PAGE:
Friday, October 19, 2012

Questions Have Always Been The Answer

"The dramatic shifts in how we work, learn and interact brought about by fast-moving technology and cultural change have made asking the right questions more important than ever for leaders trying to shape the world around them." [1]

"Virtually everything we know, experience, or enjoy has evolved over time, thanks to the power of asking the right questions.  In a sense, the exponential growth of the Internet has been driven to a great extent by our desire to ask questions and share our answers with each other." [1] We can thank Google for that!

In case some of you have been living under a rock since 1998, "Google is an American multinational corporation which provides Internet-related products and services, including internet search, cloud computing, software and advertising technologies. The company's mission is "to organize the world's information and make it universally accessible and useful". [4]  Thanks to Google, our students have the ability to learn about whatever they want, whenever and wherever they want, and to contribute to this shared learning environment for the benefit of others.

We ask questions every day.  Furthermore, we ask the questions that are important to us and we seek out those who can help us find the answers we need.  Unfortunately, in traditional models of education, teachers have supplied almost every question that students must find the answer to. "In our schools we stand in front of rooms full of kids and we say, "These are your questions, you all need to find the same answers and you'll be tested on Friday".  Why can't our students solve the problems that are important to them, at the times to which they find them important?" [3]

Research tells us that "Questions improve engagement and form connections between previous knowledge and current learning content". [1]  "People are most likely to take a deep approach to their learning when they are trying to answer questions or solve problems that they have come to regard as important, intriguing, or just beautiful. One of the great secrets to fostering deep learning is the ability to help students raise new kinds of questions that they will find fascinating. Sometimes that means beginning with the questions that are already on their minds and helping them see how those inquiries lead to new puzzles." [2]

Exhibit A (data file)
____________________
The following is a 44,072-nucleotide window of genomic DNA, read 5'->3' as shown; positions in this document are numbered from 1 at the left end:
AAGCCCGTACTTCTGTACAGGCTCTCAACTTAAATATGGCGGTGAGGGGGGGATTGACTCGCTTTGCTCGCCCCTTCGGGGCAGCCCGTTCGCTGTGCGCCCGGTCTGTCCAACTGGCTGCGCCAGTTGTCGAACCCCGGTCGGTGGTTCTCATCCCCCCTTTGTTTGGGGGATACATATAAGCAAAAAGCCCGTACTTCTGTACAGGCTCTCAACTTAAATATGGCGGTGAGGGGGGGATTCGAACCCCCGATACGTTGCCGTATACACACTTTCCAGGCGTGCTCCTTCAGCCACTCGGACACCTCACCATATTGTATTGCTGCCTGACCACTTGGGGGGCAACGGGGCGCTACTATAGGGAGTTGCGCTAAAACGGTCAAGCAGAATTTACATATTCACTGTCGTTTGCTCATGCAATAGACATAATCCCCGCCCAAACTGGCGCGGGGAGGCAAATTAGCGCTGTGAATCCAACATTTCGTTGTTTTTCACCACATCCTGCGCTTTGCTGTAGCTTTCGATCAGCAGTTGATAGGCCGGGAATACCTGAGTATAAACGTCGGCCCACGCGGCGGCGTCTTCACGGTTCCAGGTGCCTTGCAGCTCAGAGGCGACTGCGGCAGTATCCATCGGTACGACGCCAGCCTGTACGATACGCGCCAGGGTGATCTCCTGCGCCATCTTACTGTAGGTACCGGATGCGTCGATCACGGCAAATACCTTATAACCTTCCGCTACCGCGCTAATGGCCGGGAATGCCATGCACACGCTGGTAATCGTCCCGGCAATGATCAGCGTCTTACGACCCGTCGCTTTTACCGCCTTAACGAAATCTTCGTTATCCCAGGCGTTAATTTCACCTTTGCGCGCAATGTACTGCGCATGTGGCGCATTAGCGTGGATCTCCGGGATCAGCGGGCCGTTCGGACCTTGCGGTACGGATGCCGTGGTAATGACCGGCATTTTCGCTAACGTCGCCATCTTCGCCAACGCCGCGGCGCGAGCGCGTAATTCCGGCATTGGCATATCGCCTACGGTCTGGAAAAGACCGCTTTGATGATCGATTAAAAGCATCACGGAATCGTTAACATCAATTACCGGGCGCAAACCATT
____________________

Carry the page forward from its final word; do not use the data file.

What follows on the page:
Curiosity breeds a sense of fun, innovation, and excitement, and those good feelings bring out the best in us. "This kind of inquiry does not result in being driven by data or becoming a slave to external evidence.  Teachers as action researchers or inquirers use external and internally collected evidence to inquire into their practices, assess their effectiveness, identify the reasons for difficulties and also successes, and plan how to improve and make interventions as a result." [1]

We each have our own motivation to seek information. Our goal as educators should be to provide students with the spaces, tools, and resources that will allow them to take advantage of that inherent, intrinsic motivation, in the ways and time frames that make sense to each of them. [3]

I want to create learning environments that foster creative inquiry and provide students with the tools they need to answer their important questions and connect students to the appropriate communities to help them find those answers. [3]  Furthermore, I want to connect and collaborate with other educators  from around the world to create these same learning environments for all students so that the next generation in the 21st century workplace will continue to keep us moving forward as a civilization.

The best thing about inquiry is the more questions you have ... the more you know ... and the more you know ... the more questions you have. This cyclical pattern is the reason why questions have always been the answer to learning, leading, and innovating. I think its about time to get our students asking questions ... don't you?


You might also like

Curiosity: The Simplest Most Powerful Learning Technology
Inquiring About Inquiry
Why Do I Have to Memorize This When I Can Just Google It?
The Evolution of Education: From Teacher to Co-Learner


References

  1. Reason, Casey. Leading: A Learning Organization: The Science of Working with Others. 2010.
  2. Will Richardson on Important, Intriguing, Beautiful Questions:
    http://willrichardson.com/post/33489569201/important-intriguing-beautiful-questions
  3. Google Teacher Academy UK 2012 Boone Langston:
    http://www.youtube.com/watch?v=Hsuz4IQ0ZEs
  4. Wikipedia on the topic of Google: http://en.wikipedia.org/wiki/Google


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